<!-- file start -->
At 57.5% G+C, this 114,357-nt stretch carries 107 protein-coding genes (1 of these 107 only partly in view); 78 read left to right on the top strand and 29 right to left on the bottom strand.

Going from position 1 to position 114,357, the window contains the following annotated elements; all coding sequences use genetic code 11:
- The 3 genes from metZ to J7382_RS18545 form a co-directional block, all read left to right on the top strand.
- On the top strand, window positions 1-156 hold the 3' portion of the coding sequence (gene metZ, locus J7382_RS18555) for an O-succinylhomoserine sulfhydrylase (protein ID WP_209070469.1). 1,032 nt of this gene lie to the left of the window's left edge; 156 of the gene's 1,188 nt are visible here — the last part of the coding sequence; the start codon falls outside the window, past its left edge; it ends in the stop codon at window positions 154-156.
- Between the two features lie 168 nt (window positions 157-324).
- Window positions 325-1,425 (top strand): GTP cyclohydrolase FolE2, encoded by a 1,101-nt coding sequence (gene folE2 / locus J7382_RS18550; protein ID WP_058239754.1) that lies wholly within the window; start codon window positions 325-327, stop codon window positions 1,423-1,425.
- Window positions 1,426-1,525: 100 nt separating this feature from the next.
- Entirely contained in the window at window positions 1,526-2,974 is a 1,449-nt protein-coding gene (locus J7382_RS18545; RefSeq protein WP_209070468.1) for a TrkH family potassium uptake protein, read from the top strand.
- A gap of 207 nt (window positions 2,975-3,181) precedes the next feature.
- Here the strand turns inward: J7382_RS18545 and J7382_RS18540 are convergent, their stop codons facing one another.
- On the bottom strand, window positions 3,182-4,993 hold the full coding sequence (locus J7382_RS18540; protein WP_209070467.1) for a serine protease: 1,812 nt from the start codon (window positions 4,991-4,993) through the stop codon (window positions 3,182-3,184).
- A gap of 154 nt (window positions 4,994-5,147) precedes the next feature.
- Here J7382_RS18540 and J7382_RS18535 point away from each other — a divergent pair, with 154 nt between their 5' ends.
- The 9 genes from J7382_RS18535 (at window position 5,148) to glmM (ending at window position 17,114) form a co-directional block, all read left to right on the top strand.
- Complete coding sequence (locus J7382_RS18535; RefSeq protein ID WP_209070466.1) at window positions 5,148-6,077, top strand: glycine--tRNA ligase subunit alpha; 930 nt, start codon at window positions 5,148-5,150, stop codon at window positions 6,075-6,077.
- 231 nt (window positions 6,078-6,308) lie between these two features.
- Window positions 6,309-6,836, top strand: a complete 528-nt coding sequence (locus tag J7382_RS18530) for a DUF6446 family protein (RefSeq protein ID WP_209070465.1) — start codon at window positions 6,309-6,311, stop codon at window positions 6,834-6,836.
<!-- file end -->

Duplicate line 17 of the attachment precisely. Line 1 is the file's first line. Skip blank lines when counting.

- Window positions 6,309-6,836, top strand: a complete 528-nt coding sequence (locus tag J7382_RS18530) for a DUF6446 family protein (RefSeq protein ID WP_209070465.1) — start codon at window positions 6,309-6,311, stop codon at window positions 6,834-6,836.